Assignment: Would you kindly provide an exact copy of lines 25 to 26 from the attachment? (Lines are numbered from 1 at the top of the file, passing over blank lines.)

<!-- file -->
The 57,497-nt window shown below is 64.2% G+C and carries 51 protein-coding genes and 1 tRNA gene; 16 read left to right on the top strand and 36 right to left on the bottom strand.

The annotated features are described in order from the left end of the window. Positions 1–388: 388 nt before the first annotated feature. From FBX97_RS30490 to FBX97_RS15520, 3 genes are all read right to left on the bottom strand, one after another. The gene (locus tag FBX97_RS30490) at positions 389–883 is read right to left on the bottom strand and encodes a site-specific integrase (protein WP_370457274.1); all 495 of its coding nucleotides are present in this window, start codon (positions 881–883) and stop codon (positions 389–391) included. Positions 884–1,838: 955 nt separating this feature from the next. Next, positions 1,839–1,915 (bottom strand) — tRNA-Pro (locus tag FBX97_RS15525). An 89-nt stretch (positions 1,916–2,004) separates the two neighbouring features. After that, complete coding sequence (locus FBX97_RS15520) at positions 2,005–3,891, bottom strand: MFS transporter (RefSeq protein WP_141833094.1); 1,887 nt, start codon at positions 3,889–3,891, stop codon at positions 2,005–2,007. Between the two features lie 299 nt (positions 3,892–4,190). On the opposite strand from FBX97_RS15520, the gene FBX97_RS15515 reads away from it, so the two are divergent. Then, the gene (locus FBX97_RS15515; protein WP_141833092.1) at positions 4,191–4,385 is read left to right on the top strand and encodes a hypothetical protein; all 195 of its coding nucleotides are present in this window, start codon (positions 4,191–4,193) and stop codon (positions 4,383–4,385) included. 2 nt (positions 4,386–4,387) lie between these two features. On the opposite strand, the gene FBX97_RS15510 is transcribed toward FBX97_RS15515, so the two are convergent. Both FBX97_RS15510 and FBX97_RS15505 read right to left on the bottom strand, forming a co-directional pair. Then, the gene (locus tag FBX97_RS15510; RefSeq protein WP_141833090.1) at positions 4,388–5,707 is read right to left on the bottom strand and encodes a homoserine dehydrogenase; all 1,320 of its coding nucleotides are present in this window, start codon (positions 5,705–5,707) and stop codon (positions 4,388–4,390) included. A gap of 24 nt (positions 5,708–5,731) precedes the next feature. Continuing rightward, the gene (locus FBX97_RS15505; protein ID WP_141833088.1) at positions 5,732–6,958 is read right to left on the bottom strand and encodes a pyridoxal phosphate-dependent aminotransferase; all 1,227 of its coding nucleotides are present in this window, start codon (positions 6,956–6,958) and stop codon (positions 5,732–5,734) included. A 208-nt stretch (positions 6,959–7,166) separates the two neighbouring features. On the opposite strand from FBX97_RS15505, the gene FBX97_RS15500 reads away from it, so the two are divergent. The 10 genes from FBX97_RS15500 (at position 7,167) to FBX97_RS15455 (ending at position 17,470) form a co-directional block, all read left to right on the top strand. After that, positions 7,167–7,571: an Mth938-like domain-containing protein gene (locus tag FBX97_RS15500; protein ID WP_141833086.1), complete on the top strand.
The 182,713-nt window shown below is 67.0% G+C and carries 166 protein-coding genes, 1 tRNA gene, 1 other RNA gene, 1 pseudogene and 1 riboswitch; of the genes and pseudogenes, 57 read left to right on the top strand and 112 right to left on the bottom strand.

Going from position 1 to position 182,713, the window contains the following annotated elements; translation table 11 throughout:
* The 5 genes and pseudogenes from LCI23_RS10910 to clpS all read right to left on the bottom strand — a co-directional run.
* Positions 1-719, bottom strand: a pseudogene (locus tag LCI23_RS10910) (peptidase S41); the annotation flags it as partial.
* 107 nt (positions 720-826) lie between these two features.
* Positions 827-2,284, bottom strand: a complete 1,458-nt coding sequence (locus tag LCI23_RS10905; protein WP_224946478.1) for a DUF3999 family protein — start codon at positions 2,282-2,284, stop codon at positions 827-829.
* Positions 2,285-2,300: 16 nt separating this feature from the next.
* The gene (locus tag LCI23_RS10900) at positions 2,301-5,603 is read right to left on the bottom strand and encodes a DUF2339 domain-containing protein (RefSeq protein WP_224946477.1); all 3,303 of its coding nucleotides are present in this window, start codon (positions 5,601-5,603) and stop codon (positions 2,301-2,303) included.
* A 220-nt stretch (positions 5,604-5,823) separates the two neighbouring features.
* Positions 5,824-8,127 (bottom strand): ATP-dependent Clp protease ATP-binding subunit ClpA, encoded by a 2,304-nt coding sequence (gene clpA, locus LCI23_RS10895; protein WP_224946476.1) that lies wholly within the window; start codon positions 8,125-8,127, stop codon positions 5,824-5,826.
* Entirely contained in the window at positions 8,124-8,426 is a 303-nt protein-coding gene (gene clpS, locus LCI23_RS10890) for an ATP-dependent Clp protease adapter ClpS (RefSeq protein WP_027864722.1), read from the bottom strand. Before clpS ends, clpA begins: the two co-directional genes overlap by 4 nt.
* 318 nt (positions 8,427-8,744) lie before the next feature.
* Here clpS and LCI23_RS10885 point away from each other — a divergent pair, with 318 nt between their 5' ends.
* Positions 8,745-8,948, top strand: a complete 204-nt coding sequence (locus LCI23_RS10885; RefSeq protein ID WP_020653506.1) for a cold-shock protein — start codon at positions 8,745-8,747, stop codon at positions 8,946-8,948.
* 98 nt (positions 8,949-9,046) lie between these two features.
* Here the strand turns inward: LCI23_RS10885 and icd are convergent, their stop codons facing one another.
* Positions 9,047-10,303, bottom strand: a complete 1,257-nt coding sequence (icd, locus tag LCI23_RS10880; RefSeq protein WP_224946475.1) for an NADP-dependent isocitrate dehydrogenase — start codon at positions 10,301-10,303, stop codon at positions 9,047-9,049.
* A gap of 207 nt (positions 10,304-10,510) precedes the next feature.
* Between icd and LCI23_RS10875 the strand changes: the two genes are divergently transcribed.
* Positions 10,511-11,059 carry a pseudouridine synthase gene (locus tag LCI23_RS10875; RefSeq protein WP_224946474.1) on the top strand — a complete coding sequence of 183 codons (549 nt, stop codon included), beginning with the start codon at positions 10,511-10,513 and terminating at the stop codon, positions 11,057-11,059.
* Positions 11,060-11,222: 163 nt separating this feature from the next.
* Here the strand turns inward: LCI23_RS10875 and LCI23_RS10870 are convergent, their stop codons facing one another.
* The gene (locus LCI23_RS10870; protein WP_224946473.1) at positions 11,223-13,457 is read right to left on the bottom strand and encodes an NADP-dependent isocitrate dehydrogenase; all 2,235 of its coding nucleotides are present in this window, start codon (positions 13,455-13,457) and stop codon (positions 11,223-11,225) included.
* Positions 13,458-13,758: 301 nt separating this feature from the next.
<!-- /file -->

* The gene (locus LCI23_RS10870; protein WP_224946473.1) at positions 11,223-13,457 is read right to left on the bottom strand and encodes an NADP-dependent isocitrate dehydrogenase; all 2,235 of its coding nucleotides are present in this window, start codon (positions 13,455-13,457) and stop codon (positions 11,223-11,225) included.
* Positions 13,458-13,758: 301 nt separating this feature from the next.